NC State-Designed Product Could Help Planes Fly Better

Researchers at NC State have designed a super-tough material that's being tested by the US military


January 3, 2020 

Metal Foam

Time to say “Wow” once again for a product designed by engineers at NC State. UNC-TV Science first told you about composite metal foam in the fall of 2018. It now appears a discovery that is being tested by the US military as possible battle armor to keep passengers and cargo safe on airplanes flying across the country.

How it works

First a little background. Composite metal foam is made up of hollow metallic spheres- made of materials such as stainless steel or titanium- embedded in a metallic matrix of steel, aluminum, or some type of metal alloy. It looks something like tapioca pudding. Multiple tests showed metal foam is amazingly tough: it’s able to withstand .50 caliber rounds, high temperatures and even explosions. Part of the reason the material is so strong is because it is based on the same concept at bubble wrap.

“That cushionability comes from the bubbles, “ said Afsaneh Rabiei , Ph.D, a professor of mechanical and aerospace engineering at North Carolina State University when we talked with her last year. “It’s what protects your vase when you wrap it in bubble wrap. The cushionability comes from the hollow spears, but now at a higher concentration and at a higher load level.”

Think again about bubble wrap. The packing material works because the air pockets in the wrap absorb the energy of an impact by changing the shape of the bubble. It’s the same thing with Styrofoam. The packing material may be crushed, but the cushions of air (the space between the material) absorbs the energy of an impact.

Metal foam can protect aircraft wings

New research shows composite metal foam (CMF) protects the leading edges of aircraft wings. But instead of using steel-steel CMF, in which both the spheres and matrix were made of steel, researchers immersed the steel-steel CMF into an epoxy resin, making sure the epoxy filled the hollow sphere and any open spaces in the matrix.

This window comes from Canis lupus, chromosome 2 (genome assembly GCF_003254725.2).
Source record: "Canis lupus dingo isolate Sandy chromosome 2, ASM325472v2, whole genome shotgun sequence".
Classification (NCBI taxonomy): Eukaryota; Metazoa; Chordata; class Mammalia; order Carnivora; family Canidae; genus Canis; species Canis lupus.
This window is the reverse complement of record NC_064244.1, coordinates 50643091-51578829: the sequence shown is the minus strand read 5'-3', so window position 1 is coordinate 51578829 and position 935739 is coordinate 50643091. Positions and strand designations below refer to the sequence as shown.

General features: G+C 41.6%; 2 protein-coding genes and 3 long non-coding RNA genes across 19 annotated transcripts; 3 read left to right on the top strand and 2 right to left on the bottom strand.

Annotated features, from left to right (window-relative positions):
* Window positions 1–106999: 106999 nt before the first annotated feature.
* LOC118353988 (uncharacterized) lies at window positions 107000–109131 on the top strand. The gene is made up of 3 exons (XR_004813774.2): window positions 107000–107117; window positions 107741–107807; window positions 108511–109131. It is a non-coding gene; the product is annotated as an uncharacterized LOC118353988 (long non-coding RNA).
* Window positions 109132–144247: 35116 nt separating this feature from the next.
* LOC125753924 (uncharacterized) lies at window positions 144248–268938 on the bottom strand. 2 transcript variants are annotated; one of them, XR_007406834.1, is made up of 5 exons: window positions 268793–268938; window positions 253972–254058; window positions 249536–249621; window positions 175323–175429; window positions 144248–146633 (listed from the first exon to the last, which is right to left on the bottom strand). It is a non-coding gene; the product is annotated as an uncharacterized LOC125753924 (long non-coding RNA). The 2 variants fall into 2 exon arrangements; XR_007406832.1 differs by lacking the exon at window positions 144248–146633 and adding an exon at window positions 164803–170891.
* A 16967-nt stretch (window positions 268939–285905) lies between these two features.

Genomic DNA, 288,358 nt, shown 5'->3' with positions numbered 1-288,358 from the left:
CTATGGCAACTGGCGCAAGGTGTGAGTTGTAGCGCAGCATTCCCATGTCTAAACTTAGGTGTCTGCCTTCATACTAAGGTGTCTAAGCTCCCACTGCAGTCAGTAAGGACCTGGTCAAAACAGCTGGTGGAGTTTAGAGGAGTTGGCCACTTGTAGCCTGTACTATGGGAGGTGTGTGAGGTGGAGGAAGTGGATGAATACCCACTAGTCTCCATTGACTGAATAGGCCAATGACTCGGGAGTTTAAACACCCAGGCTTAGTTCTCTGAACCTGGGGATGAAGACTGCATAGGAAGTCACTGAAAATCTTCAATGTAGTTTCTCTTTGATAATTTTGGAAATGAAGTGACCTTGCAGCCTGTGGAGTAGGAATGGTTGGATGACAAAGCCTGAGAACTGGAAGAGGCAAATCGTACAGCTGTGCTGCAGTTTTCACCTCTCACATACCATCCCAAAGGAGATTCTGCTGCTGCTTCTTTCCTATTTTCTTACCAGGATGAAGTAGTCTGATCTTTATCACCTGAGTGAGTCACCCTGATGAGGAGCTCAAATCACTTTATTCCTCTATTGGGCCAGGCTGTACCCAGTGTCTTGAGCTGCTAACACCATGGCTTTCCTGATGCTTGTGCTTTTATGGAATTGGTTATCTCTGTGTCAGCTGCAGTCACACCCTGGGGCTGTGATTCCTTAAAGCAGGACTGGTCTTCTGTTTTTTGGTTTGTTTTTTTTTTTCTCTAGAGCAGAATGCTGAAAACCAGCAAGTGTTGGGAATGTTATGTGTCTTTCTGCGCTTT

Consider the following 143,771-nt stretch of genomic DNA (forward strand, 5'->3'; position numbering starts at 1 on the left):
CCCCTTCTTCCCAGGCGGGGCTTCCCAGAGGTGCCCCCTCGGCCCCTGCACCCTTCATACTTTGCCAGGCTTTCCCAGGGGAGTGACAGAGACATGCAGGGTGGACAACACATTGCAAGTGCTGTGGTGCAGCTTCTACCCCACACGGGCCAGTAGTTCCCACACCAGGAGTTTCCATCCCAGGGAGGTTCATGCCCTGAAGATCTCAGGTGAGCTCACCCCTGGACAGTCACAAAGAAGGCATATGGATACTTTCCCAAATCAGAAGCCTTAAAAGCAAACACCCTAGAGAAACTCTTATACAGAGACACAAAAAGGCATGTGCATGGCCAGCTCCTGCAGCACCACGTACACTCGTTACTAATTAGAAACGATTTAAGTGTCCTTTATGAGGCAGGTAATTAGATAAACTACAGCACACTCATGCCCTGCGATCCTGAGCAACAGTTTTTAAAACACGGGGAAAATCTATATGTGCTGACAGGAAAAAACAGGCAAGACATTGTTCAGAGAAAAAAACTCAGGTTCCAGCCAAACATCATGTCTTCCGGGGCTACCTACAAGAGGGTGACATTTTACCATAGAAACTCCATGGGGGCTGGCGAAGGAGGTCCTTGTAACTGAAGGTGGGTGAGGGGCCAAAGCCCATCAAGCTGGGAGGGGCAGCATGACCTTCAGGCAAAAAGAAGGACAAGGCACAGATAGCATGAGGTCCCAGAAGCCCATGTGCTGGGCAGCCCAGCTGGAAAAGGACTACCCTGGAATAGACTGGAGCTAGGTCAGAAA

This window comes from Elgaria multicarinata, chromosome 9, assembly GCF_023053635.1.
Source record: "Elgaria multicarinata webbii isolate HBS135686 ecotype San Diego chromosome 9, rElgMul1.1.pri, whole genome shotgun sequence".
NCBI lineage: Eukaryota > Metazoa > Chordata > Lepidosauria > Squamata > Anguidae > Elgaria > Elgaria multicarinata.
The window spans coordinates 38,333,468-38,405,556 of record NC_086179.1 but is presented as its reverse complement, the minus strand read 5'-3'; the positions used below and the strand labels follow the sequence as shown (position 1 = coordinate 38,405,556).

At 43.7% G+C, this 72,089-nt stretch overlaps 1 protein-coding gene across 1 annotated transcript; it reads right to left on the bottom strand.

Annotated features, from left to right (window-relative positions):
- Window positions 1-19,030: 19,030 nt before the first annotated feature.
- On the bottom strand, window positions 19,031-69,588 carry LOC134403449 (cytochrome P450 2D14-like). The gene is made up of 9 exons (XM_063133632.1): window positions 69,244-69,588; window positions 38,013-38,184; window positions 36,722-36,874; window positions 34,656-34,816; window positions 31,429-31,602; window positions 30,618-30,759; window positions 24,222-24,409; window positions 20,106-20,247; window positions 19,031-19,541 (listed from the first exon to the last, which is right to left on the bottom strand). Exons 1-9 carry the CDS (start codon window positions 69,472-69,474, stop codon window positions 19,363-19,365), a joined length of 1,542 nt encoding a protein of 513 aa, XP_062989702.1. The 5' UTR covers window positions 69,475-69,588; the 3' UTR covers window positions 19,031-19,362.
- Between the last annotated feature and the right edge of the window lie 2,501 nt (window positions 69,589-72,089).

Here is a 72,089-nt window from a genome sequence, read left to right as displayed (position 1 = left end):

Tests then compared how well the metal foam compared with aerospace grade aluminum in three areas:

1. Contact angle-how well water streams off the material.
2. Insect adhesion-how well bug parts stuck to the material.
3. Particle wear-how well the material stands up to erosion.

Remember we’re talking about the wings of a plane. If water or bug parts builds up, or if erosion is eating away at the edges of a wing, the plane won’t fly as well. That’s not good! It turns out CMF held up remarkably well in all of the tests, which means the metal foam could provide the plane wings a longer lifetime at a lower cost- because of less maintenance and replacement. Both materials weigh about the same.

“While aluminum is the metal of choice for the leading edge of aircraft wings, we can show CMF might provide a valuable replacement,” said Rabiei. “But the tests also suggest we could use different materials for the matrix or spheres that may also provide the same strength but at a fraction of the weight. Either way you are improving performance and efficiency.”

—Frank Graff 

 Frank Graff is a producer/reporter with UNC-TV, focusing on Sci NC, a broadcast and online science series.